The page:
Phosphorylation of CD45 by casein kinase 2. Modulation of activity and mutational analysis. (5/7075)

CD45 is a receptor-type protein-tyrosine phosphatase (PTP) that is required for antigen-specific stimulation and proliferation in lymphocytes. This study was designed to determine the nature of specific kinases in lymphocytes that phosphorylate CD45 and to determine the effect of phosphorylation on CD45 PTP activity. A major cytoplasmic lymphocyte kinase that phosphorylated CD45 was identified as casein kinase 2 (CK2) by use of an in-gel kinase assay in combination with immunoprecipitation, immunodepletion, and specific inhibition. Mutational analysis of CK2 consensus sites showed that the target for CK2 was in an acidic insert of 19 amino acids in the D2 domain, and Ser to Ala mutations at amino acids 965, 968, 969, and 973 abrogated CK2 phosphorylation of CD45. CK2 phosphorylation increased CD45 activity 3-fold toward phosphorylated myelin basic protein, and this increase was reversible by PP2A treatment. Mutation of Ser to Glu at the CK2 sites had the same effect as phosphorylation and also tripled the Vmax of CD45. CD45 isolated in vivo was highly phosphorylated and could not be phosphorylated by CK2 without prior dephosphorylation with phosphatase PP2A. We conclude that CK2 is a major lymphocyte kinase that is responsible for in vivo phosphorylation of CD45, and phosphorylation at specific CK2 sites regulates CD45 PTP activity.  (+info)

Do charge-remote fragmentations occur under matrix-assisted laser desorption ionization post-source decompositions and matrix-assisted laser desorption ionization collisionally activated decompositions? (6/7075)

The precursor ions of tetraphenylporphyrins that are substituted with fatty acids can be introduced into the gas phase by matrix-assisted laser desorption ionization (MALDI) and undergo post-source and collisionally activated decompositions (CAD) in a time-of-flight mass spectrometer. The goal of the research is to obtain a better understanding of post-source decompositions (PSD); specifically, we asked the question of whether ions undergoing PSD have sufficient energy to give charge-remote fragmentations along an alkyl chain. We chose the porphyrin macrocycle because we expected it to act as an inert "support," allowing the molecule to be desorbed by MALDI and to be amenable to charge-remote fragmentation. MALDI-PSD and MALDI-CAD spectra are similar to high-energy CAD spectra and considerably more informative than low-energy CAD spectra, showing that charge-remote fragmentations of the fatty acid moieties do occur upon MALDI-PSD and MALDI-CAD.  (+info)

Identification of a new uracil-DNA glycosylase family by expression cloning using synthetic inhibitors. (7/7075)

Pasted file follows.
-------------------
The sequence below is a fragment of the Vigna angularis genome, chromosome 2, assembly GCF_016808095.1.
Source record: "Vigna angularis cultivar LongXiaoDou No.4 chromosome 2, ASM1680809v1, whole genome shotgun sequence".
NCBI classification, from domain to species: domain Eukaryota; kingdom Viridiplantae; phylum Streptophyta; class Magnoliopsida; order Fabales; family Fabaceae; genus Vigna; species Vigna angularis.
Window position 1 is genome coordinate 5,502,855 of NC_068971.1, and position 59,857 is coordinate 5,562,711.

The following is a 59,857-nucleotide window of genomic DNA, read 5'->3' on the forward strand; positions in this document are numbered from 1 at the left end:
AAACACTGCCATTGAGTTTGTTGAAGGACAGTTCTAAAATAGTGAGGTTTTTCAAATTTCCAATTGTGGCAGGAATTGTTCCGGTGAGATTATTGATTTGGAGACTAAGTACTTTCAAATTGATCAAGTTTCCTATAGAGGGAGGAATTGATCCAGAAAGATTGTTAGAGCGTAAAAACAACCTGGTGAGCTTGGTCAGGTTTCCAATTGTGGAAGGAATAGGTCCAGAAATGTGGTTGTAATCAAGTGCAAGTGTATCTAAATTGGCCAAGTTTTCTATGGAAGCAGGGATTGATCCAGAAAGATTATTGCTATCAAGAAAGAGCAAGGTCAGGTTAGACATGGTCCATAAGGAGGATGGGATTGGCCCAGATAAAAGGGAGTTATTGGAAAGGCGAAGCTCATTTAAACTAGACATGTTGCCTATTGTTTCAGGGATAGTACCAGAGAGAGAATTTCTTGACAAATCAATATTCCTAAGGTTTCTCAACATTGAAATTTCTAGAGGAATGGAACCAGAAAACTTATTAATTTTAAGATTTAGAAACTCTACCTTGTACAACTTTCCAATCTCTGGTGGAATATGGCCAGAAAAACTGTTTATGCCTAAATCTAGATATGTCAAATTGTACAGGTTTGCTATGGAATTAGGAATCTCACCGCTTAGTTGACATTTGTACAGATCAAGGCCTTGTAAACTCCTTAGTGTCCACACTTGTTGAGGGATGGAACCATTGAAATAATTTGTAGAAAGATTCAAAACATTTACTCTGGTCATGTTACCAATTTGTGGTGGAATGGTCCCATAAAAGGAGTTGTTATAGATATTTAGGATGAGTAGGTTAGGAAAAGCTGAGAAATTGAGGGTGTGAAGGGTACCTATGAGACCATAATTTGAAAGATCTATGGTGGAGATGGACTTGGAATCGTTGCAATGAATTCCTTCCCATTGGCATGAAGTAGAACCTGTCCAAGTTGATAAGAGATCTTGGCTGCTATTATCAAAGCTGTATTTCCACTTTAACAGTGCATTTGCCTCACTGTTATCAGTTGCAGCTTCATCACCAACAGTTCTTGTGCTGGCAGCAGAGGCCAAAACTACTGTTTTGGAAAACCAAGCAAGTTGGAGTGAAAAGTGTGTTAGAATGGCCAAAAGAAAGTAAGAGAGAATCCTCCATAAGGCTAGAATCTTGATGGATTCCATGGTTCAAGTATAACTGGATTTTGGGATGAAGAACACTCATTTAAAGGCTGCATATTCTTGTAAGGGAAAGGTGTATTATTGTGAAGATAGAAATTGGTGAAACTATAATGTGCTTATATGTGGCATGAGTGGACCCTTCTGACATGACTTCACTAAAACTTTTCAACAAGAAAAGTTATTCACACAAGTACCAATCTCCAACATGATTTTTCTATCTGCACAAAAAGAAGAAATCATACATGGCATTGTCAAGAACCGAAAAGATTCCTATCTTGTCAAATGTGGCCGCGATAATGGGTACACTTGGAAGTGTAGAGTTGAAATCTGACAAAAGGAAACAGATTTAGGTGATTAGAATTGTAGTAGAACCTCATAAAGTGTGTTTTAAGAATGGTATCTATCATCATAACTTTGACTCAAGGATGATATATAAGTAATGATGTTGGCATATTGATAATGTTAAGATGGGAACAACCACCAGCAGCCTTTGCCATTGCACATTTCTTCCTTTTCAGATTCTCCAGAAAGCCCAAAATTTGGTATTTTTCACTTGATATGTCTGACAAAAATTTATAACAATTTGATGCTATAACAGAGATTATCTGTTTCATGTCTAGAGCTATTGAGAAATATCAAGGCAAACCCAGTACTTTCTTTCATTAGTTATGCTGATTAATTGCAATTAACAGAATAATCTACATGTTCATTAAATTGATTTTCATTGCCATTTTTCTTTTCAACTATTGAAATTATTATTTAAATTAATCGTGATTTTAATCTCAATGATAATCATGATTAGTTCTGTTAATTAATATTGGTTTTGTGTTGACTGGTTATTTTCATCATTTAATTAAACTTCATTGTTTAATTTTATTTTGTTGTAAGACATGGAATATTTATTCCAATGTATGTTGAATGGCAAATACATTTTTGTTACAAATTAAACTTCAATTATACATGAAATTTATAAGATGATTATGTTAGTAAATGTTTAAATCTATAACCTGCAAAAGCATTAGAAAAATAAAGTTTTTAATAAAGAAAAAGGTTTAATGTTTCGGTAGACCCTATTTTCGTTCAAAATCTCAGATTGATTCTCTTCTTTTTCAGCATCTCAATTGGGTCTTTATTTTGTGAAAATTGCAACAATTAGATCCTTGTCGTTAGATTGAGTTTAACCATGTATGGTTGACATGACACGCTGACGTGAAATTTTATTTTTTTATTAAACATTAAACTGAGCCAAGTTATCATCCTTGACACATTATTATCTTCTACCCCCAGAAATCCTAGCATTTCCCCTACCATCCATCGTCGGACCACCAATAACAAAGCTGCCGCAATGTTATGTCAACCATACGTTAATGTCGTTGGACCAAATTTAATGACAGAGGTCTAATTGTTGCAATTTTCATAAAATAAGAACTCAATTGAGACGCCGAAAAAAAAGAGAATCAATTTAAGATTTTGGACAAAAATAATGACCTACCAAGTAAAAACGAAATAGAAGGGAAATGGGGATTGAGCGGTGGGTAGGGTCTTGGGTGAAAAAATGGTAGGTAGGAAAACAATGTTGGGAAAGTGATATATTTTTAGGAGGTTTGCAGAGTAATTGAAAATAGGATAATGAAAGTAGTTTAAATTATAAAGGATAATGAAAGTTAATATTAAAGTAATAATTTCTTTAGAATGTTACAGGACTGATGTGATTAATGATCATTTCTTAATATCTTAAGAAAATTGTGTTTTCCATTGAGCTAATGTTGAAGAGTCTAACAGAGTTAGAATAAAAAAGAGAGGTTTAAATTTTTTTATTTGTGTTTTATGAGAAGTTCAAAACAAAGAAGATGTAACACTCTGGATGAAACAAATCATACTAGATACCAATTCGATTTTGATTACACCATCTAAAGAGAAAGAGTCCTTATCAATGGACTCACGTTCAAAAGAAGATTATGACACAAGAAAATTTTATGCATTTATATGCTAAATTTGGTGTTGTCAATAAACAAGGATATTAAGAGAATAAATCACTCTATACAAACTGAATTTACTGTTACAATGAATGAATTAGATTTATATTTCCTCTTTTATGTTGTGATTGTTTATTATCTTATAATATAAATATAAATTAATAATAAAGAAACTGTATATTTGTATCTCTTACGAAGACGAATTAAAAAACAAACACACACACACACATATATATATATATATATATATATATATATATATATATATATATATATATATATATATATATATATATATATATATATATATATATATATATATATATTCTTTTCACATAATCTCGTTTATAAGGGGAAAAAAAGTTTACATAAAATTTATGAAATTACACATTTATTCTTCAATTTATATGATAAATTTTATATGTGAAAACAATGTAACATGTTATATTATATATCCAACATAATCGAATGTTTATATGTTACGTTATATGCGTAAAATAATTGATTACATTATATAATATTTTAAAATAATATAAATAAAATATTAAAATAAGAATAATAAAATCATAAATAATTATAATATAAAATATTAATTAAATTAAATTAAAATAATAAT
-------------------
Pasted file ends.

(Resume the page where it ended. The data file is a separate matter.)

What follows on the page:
BACKGROUND: The cellular environment exposes DNA to a wide variety of endogenous and exogenous reactive species that can damage DNA, thereby leading to genetic mutations. DNA glycosylases protect the integrity of the genome by catalyzing the first step in the base excision-repair of lesions in DNA. RESULTS: Here, we report a strategy to conduct genome-wide screening for expressed DNA glycosylases, based on their ability to bind to a library of four synthetic inhibitors that target the enzyme's active site. These inhibitors, used in conjunction with the in vitro expression cloning procedure, led to the identification of novel Xenopus and human proteins, xSMUG1 and hSMUG1, respectively, that efficiently excise uracil residues from DNA. Despite a lack of statistically significant overall sequence similarity to the two established classes of uracil-DNA glycosylases, the SMUG1 enzymes contain motifs that are hallmarks of a shared active-site structure and overall protein architecture. The unusual preference of SMUG1 for single-stranded rather than double-stranded DNA suggests a unique biological function in ridding the genome of uracil residues, which are potent endogenous mutagens. CONCLUSIONS: The 'proteomics' approach described here has led to the isolation of a new family of uracil-DNA glycosylases. The three classes of uracil-excising enzymes (SMUG1 being the most recently discovered) represent a striking example of structural and functional conservation in the almost complete absence of sequence conservation.  (+info)

Cloning, expression, and characterization of the Fab fragment of the anti-lysozyme antibody HyHEL-5. (8/7075)

Hybridoma cDNAs encoding the individual chains of the Fab fragment of the well characterized murine monoclonal antibody HyHEL-5 were cloned and sequenced. The recombinant Fab fragment was produced by expressing each chain in a separate Escherichia coli pET vector, denaturing inclusion bodies and co-refolding. Characterization of the purified Fab by MALDI-TOF mass spectrometry and N-terminal amino acid sequencing demonstrated proper processing of the individual chains. The association of the recombinant Fab fragment with hen egg lysozyme and the avian epitope variant bobwhite quail lysozyme was found by isothermal titration calorimetry to have energetics very similar to that of the HyHEL-5 IgG. Heterologous expression of the HyHEL-5 Fab fragment opens the way to structure/function studies in this well-known system.  (+info)